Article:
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I will continue to ride, bent frame and all

I started biking in DC to become a moving, breathing part of the city. But Monday morning, while in the center bike lane on Pennsylvania Avenue between 7th and 9th streets, a driver made an illegal U-turn straight into my bike.

A driver makes an illegal U-turn on Penn. Photo by jwetz on Twitter.

I feel compelled to say I was obeying all laws and going the speed limit when I was hit. I catapulted into the side of her car, was jostled off my bike and caught myself with one foot on the ground, which she then ran over with her back tire.

She pulled over to the shoulder and leaned out her window, "Oh my God! I did not SEE you!" At this point, I yelled across all three lanes of traffic, "I WAS IN A BIKE LANE!" I walked my bike up to the crosswalk and onto the sidewalk to meet her on the shoulder of the road. She burst out of the car, apologizing profusely. A police officer who had witnessed the scene from nearby came over.

First, he asked if I was okay. I told him that I thought so, but wasn't quite sure. He said he could call an EMT if I thought I needed one. I said I wasn't sure, so he didn't.

He asked us what happened at which point the woman frantically and apologetically explained she was looking for an address and did not see me when she tried to cross to the other side of the street between intersections. I reminded her again that I was, in fact, in a bike lane. The officer gently informed her that making a U-turn in the middle of the street was illegal.

Why I started bicycling

I picked up a bike to heal heartbreak. I was living in Minneapolis in May of last year when I dusted off my old hybrid bike from middle school, pumped up the tires, bought a helmet, and started to move around the newly thawed city.

My heart mended on a bike and in turn, I fell madly in love with the city around me. Minneapolis is a great city to bike in. There are bike lanes and lakefront trails and drivers who, characteristic of "Minnesota Nice," use archaic lights called turn signals when moving about the streets.

I moved to DC this September and left my bike behind. The first week I took the Metro. Before long, my commute began to wear on my soul and empty my pockets. I realized buying a bike would both allow me to be a moving, breathing part of the city and save me money. I scoured Craigslist until I found the perfect, girly, single speed with turquoise wheels, a bright pink chain and little yellow stars on the spokes.

I now commute ten miles to work each morning and the same distance home. I ride Georgia Ave from Silver Spring where passing drivers tell me to get off the road. I turn off at Aspen Street then follow the sleepy hills of 14th Street south to the bustling obstacle course of Columbia Heights.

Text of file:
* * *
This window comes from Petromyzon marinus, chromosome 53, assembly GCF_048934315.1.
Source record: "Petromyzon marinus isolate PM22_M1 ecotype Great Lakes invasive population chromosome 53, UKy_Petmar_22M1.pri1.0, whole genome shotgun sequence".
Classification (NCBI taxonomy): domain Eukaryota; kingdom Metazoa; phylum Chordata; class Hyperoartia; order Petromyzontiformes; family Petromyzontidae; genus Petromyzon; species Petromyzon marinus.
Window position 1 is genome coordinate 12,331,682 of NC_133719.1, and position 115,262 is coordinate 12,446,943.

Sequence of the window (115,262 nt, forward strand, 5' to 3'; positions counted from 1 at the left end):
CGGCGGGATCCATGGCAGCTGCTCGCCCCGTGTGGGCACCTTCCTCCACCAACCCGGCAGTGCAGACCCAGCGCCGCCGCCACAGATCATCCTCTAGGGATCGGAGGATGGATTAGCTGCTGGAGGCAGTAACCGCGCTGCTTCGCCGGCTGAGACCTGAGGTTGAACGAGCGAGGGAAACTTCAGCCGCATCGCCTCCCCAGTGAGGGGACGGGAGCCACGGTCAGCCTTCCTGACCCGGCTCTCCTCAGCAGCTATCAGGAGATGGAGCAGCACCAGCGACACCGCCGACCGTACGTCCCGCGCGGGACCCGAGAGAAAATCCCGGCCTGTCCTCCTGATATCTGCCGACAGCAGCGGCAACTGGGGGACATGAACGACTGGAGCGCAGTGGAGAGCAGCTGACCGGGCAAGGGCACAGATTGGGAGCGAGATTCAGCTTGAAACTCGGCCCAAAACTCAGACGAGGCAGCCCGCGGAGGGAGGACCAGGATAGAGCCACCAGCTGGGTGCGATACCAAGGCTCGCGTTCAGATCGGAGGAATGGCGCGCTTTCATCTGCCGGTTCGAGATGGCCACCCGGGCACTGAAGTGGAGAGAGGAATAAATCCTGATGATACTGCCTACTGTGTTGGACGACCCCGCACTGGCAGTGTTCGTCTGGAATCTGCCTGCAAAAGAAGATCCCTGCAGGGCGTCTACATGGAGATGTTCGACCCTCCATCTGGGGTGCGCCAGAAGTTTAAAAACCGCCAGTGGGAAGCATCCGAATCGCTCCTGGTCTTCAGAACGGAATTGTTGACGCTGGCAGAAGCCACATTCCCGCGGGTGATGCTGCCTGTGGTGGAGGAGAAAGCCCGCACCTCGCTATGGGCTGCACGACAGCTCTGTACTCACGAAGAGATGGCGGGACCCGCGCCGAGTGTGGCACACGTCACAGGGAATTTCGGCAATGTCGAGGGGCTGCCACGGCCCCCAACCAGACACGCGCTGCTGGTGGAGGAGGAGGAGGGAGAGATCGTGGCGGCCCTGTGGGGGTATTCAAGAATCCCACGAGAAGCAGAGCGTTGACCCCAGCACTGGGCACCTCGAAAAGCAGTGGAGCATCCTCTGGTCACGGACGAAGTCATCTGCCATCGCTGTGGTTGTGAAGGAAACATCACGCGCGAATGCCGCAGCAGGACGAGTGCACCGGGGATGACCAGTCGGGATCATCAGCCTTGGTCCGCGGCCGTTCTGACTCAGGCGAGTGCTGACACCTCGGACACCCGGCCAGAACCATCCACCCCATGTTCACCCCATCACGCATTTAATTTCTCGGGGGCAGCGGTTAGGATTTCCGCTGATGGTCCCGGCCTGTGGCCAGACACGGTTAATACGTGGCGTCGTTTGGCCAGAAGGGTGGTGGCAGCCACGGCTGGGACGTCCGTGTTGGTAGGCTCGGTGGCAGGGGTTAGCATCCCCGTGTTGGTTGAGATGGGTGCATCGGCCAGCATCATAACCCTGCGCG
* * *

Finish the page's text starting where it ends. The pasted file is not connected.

Here, I pop over to 11th and ride south in a sea of bikers to Pennsylvania Avenue, the home stretch. I love Penn. The buildings part and the morning sun shines as I head straight towards the Capitol.

The officer shrugged

I could feel and identify the adrenaline pulsing through me. My chest felt light and my hands were shaking. I had a hard time concentrating on what was happening around me. I had never been in an accident with a car and was unsure of the procedure.

I kept looking at the police officer, waiting for him to take action or at least give me options. He nervously stood there, afraid to make eye contact and unsure of what to do next. I didn't know if I should take down her car insurance and license plate information. I didn't know if I should file an accident report or what that meant. I didn't know why he wasn't ticketing her for hazardous driving.

Based on his actions, it didn't seem he knew the answer to these questions either.

Finally, I asked for her information. I took down her name, address, and phone number, then looked at the officer and asked if there was any other information I needed. He shrugged.

Eventually the woman drove off and he waited until I calmed down. I got back on my bike and slowly and cautiously rode down Penn the rest of the way to work.

Biking shouldn't be a risk

When I arrived, I was still shaken. I am a member of WABA's Women & Bicycles community and follow the group on Facebook. I posted about the incident under another post about the poor installation of the Zebras intended to stop illegal U-turns through the bike lane.